How much oil is consumed in the United States?

PDF versionPDF version
An earthquake-resistant pipeline crossing the San Andreas Fault at Cholame, California. Image Copyright © Michael Collier
Information on this page was collected from the source acknowledged below:

Energy Information Administration's FAQs:

"Only a small amount of crude oil is directly consumed in the United States. Nearly all of the crude oil that is produced in or imported into the United States is refined into petroleum products such as gasoline, diesel fuel, heating oil, and jet fuel, which are then consumed. Liquids produced from natural gas processing are also consumed as petroleum products. Renewable biofuels, such as ethanol and biodiesel, are used as substitutes for or as additives to refined petroleum products. The U.S. Energy Information Administration (EIA) includes biofuels in consumption of petroleum products.1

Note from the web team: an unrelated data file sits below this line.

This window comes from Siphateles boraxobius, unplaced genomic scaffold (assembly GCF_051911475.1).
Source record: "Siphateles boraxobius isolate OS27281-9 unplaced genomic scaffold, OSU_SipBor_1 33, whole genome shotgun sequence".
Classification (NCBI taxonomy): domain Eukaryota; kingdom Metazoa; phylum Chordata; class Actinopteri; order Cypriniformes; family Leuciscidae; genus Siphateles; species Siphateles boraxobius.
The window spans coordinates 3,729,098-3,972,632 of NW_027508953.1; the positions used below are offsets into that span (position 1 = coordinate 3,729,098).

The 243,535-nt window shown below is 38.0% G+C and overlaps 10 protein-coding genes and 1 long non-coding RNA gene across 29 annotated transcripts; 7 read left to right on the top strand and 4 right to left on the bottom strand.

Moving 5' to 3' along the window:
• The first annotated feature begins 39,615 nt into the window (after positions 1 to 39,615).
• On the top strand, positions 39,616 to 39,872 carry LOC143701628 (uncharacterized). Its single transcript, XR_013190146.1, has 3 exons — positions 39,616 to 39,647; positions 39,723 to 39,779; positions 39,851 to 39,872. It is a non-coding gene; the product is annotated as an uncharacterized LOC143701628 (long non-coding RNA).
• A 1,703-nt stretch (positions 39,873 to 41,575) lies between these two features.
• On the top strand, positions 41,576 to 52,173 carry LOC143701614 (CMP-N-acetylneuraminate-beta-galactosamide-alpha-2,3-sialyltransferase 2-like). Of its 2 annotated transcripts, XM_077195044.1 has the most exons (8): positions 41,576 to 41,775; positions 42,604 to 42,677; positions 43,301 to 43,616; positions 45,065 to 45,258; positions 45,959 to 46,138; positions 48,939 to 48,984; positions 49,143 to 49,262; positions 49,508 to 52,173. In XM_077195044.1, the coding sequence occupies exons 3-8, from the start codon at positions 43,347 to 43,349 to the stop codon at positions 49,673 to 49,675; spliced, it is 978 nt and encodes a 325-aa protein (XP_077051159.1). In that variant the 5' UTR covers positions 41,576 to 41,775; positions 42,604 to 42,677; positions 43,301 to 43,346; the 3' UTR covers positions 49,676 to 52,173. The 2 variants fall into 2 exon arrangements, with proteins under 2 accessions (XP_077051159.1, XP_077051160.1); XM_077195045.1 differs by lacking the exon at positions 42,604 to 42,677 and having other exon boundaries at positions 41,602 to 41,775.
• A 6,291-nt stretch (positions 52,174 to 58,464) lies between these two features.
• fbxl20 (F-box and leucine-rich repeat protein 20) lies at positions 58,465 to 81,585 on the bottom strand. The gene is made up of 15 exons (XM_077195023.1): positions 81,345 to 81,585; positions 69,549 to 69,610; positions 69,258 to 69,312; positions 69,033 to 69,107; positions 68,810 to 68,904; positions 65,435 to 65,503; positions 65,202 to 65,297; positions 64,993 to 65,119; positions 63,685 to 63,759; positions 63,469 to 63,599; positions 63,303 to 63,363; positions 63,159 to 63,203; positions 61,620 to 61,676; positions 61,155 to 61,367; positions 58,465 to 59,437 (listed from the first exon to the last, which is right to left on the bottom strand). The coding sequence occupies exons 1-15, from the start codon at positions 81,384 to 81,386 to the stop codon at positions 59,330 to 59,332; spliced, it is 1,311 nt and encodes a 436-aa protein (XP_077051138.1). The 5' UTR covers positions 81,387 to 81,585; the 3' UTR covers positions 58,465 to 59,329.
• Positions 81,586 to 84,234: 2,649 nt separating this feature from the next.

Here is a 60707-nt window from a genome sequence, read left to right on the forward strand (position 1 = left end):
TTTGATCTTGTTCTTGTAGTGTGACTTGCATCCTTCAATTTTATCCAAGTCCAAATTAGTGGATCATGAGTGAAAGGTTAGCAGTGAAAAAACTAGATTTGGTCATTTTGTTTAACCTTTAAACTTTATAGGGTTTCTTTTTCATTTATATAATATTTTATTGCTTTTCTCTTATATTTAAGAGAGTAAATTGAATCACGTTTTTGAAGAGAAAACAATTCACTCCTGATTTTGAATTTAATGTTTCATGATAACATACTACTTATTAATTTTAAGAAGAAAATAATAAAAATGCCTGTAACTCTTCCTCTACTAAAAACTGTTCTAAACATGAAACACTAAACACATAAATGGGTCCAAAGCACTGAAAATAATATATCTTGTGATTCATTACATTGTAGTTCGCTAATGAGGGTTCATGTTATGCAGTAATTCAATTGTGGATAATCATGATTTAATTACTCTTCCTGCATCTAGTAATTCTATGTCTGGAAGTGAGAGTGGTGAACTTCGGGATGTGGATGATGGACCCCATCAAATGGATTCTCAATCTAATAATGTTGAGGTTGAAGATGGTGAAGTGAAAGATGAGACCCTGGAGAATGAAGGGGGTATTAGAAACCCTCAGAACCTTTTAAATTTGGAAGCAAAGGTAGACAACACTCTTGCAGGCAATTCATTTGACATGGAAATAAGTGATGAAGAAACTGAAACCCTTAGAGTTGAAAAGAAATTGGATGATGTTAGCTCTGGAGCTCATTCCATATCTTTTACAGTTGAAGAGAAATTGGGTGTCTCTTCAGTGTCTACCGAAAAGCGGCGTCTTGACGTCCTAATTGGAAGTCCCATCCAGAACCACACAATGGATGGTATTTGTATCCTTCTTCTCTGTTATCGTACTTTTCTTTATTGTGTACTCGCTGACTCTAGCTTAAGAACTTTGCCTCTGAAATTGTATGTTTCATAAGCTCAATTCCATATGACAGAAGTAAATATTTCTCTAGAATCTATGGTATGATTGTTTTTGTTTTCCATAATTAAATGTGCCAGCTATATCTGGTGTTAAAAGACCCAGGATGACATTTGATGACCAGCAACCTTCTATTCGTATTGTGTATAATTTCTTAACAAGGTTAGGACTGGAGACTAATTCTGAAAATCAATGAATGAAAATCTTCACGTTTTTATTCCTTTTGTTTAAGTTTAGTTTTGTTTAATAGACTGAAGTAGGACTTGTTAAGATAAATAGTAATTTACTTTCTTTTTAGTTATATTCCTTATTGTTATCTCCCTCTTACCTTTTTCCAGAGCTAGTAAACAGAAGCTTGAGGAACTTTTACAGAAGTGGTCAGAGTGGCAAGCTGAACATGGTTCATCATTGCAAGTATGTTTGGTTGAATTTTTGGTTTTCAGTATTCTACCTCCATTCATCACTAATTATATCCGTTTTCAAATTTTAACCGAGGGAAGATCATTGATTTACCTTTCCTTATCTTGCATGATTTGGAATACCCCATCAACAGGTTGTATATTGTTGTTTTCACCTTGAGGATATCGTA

In 2016, the United States consumed a total of 7.21 billion barrels of petroleum products, an average of about 19.69 million barrels per day.2
1 EIA uses product supplied as a proxy for U.S. petroleum consumption. Product supplied measures the disappearance of these products from petroleum refineries, natural gas processing plants, blending plants, pipelines, and bulk terminals.
2 Final data for 2016."

Learn More:

  • Oil Homepage (Website), Department of Energy
    Department of Energy hub for information on oil, including news stories, trends over time, and the work of the Department of Energy in oil resources.